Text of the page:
Images and a short movie from Eadweard Muybridge’s Human and Animal Locomotion have been encoded into the DNA of bacteria using the CRISPR system. This achievement, reported in Nature this week, expands on previous demonstrations that DNA provides a promising medium for storing digital data within living cells.
Recent work has indicated that information could be transferred into living cells using the CRISPR system, which uses two proteins to insert genetic code into the DNA of target cells. Seth Shipman and colleagues demonstrate this ability by using the CRISPR system to encode images and a short GIF (five frames of the mare ‘Annie G.’ galloping from Human and Animal Locomotion at 36x26 pixels) in Escherichia coli. They use nucleotides, the building blocks of DNA, to produce a code that relates to the individual pixels of each image. For the GIF, sequences are delivered frame-by-frame over time to living bacteria, where they are inserted into the genome in the order that they were delivered. Once inserted into the genome of E.coli, the data can then be retrieved by sequencing the DNA and the images are reconstructed by reading the pixel nucleotide code, which was achieved with around 90% accuracy.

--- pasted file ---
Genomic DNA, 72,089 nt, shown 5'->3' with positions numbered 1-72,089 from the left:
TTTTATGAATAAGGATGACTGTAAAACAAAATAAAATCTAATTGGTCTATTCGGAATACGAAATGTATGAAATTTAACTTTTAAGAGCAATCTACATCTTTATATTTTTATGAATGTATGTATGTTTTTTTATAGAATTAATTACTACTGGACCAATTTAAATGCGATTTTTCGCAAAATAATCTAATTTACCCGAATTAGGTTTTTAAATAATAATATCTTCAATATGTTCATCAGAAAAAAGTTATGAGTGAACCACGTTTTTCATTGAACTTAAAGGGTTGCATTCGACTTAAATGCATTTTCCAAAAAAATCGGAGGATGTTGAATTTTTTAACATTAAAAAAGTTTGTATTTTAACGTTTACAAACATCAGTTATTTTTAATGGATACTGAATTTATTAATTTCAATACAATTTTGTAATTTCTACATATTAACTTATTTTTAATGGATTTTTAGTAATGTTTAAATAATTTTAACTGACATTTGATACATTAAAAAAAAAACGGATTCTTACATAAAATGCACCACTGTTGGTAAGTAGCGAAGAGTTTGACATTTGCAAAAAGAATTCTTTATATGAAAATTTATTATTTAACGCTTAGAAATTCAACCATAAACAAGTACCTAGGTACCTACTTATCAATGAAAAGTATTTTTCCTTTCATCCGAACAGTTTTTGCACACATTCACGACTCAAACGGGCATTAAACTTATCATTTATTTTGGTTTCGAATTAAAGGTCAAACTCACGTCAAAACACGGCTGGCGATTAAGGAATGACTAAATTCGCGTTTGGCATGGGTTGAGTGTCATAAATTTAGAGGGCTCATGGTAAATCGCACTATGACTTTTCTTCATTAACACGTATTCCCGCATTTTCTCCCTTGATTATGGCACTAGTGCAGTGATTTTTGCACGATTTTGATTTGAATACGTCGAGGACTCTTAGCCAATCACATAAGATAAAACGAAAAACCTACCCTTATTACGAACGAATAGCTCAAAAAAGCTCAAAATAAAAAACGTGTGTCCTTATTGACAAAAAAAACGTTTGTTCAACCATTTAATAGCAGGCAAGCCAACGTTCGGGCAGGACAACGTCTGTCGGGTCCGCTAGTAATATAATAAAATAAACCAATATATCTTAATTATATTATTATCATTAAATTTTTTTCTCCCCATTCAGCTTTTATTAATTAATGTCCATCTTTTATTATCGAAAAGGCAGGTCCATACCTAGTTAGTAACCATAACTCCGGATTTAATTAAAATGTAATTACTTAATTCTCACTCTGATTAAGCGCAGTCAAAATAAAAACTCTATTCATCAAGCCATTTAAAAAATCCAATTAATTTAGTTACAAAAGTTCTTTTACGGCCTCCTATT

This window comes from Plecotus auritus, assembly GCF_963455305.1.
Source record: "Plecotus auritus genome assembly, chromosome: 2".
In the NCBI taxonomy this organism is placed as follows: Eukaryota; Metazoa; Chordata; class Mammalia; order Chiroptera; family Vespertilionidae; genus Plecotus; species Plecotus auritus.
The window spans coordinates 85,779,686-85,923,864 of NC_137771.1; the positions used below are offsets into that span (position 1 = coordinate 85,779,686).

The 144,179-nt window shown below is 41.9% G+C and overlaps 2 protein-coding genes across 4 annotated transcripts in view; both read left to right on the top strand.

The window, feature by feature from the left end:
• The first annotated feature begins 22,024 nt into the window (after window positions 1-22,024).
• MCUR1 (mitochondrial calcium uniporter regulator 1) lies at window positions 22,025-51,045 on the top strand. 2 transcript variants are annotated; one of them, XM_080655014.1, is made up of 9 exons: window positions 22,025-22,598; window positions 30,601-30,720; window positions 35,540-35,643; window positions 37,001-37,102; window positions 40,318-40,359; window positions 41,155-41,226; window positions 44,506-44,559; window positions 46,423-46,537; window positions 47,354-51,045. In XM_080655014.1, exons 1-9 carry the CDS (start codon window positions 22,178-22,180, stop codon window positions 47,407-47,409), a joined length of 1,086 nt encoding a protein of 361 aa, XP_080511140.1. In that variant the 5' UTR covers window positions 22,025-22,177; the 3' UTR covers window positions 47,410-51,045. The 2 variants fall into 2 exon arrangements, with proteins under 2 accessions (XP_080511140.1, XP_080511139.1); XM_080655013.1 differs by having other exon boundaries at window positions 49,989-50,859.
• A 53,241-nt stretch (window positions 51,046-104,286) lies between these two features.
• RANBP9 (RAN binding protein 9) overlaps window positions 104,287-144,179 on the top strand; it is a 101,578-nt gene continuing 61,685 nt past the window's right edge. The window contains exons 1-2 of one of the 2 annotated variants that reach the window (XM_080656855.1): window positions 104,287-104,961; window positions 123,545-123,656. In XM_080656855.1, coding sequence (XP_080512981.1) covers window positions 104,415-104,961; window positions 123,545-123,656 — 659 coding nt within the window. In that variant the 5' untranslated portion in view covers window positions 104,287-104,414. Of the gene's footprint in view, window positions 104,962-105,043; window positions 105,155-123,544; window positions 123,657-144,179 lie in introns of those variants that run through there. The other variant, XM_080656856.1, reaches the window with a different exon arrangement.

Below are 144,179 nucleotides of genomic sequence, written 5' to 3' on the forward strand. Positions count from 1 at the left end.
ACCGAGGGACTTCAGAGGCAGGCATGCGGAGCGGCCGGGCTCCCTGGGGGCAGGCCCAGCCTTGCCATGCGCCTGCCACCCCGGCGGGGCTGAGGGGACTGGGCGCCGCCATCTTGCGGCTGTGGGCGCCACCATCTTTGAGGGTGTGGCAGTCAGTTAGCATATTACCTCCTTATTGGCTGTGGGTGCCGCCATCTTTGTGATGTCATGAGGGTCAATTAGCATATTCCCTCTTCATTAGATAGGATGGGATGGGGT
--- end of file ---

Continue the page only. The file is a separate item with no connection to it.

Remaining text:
In addition to establishing that the CRISPR system may enable the recording of practical amounts of data in living cells, the study also reveals new insights into the functioning of the CRISPR system. For example, the authors determine which sequences are best for transferring data into the genome, which could also guide other applications of the CRISPR system.
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